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CDC Warns Red Meat Allergy Caused by Ticks an 'Emerging Public Health Concern'

Published: July 30, 2023 | Print Friendly and PDF
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The U.S. Centers for Disease Control and Prevention (CDC) said that red meat allergies caused by certain types of ticks is an “emerging public health concern” after two studies found that the phenomenon is on the rise.

Alpha-gal syndrome, or AGS, is a serious and potentially life-threatening allergic reaction that comes after people eat red meat or consume products that have alpha-gal, a type of sugar found in most mammals, according to the CDC.

The syndrome is caused by the lone star tick, which can transfer alpha-gal into an individual’s body. As a result, the body can develop an immune system response to the sugar whenever one consumes it.

The lone star tick, or Amblyomma americanum, can be found across the southeastern and eastern United States as well as Mexico and parts of Canada. The tick has a single spot on its back, earning it the “lone star” name. It’s also known as the northeastern water tick or the turkey tick.

Unlike deer ticks, the lone star tick has a smaller chance of transmitting Lyme disease. However, it can transmit a range of other diseases to people such as monocytotropic ehrlichiosis, tularemia, and southern tick-associated rash illness. There have also been reports that it is a vector the heartland virus.

The tick generally lives in wooded areas, namely where white-tailed deer reside. It can also be found in areas between grassy and forested ecosystems, using thick underbrush or high grass to attach to its victim—like the deer tick or other ticks.

 

“The number of suspected AGS cases in the United States has increased substantially since 2010, and states with established populations of lone star ticks are most affected, although suspected AGS cases were also identified in areas outside of this tick’s range,” the CDC said in a report this week.

As for the AGS meat allergy, it can manifest as anaphylaxis—or a life-threatening allergic reaction characterized by a sudden constriction of airways and a drop in blood pressure, according to the National Institutes of Health. Researchers say that unlike allergic reactions to other foods, which are generally immediate, AGS reactions can occur three to six hours after eating red meat.

AGS symptoms can include a rash, hives, nausea, vomiting, diarrhea, shortness of breath, stomach pain, and heartburn. Symptoms can be mild to severe, officials have said.

“The burden of alpha-gal syndrome in the United States could be substantial given the large percentage of cases suspected to be going undiagnosed due to non-specific and inconsistent symptoms, challenges seeking healthcare, and lack of clinician awareness,” Dr. Johanna Salzer, an author with two CDC studies, said in a statement. “It’s important that people who think they may suffer from AGS see their healthcare provider or an allergist, provide a detailed history of symptoms, get a physical examination, and a blood test that looks for specific antibodies (proteins made by your immune system) to alpha-gal.”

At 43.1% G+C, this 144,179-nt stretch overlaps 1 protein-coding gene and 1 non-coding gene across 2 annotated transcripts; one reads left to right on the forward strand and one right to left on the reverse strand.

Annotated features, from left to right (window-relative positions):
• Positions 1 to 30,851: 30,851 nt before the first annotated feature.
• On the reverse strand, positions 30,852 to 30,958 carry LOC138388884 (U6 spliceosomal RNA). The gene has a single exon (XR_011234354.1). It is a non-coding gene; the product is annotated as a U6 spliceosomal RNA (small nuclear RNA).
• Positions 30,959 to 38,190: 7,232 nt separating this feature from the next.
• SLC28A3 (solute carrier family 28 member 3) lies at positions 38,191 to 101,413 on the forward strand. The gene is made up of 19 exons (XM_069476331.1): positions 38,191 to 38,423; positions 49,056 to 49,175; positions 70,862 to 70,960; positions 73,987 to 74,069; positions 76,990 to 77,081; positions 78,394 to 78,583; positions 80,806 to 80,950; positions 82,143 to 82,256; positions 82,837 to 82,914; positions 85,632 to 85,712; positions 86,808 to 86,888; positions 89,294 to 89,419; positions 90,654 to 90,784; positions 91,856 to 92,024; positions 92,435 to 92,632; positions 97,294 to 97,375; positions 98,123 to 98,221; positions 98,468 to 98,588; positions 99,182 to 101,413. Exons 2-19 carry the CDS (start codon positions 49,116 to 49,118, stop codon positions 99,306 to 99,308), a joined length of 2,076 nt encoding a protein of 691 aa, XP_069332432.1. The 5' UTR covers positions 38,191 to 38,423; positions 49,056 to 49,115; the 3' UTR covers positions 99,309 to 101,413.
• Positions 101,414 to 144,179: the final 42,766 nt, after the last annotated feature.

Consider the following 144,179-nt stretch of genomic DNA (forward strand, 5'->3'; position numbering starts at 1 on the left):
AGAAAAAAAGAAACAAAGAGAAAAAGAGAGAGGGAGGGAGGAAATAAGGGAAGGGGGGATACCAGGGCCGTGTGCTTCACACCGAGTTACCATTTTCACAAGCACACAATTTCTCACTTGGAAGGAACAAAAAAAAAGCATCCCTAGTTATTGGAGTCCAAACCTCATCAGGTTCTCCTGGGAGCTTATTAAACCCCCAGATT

Between 2010 and 2022, about 110,000 cases of AGS have been officially identified, it said. But the actual number of AGS cases in those 12 years or so might be as high as 450,000, said the CDC.

Epoch Times Photo
Lone star tick distribution in U.S. (U.S. Center for Disease Control and Prevention)

“Alpha-gal syndrome is an important emerging public health problem, with potentially severe health impacts that can last a lifetime for some patients,” Dr. Ann Carpenter, an epidemiologist and lead author of a CDC study, told ABC News.

Ms. Carpenter added that it is now “critical for clinicians to be aware of AGS so they can properly evaluate, diagnose, and manage their patients and also educate them on tick-bite prevention to protect patients from developing this allergic condition.” A CDC survey noted that 42 percent of 1,500 health care participants had never heard of AGS, while 35 percent said they were “not too confident” in their ability to diagnose the condition, and only 5 percent said they were “very confident.”

The CDC noted in its report this week that people with suspected AGS are located particularly in Arkansas, Kentucky, Missouri, and Suffolk County, on New York’s Long Island. However, it said that the study “also identified focal clusters of cases in areas where there are no known established populations of lone star ticks, such as Minnesota and Wisconsin, although these data are relatively sparse.”

“The geographic distribution of AGS is very similar to that of ehrlichiosis, caused by Ehrlichia chaffeensis and Ehrlichia ewingii, disease agents also known to be transmitted by the lone star tick,” it noted.

Dr. Erin McGintee, an allergy and immunology physician in Long Island, New York, told NBC News that there has been an uptick in people with AGS over the past decade or so. She’s treated about 900 such patients to date.

“Out here in the Hamptons,” Ms. McGintee said, “most people know at least one other person who has the syndrome.”

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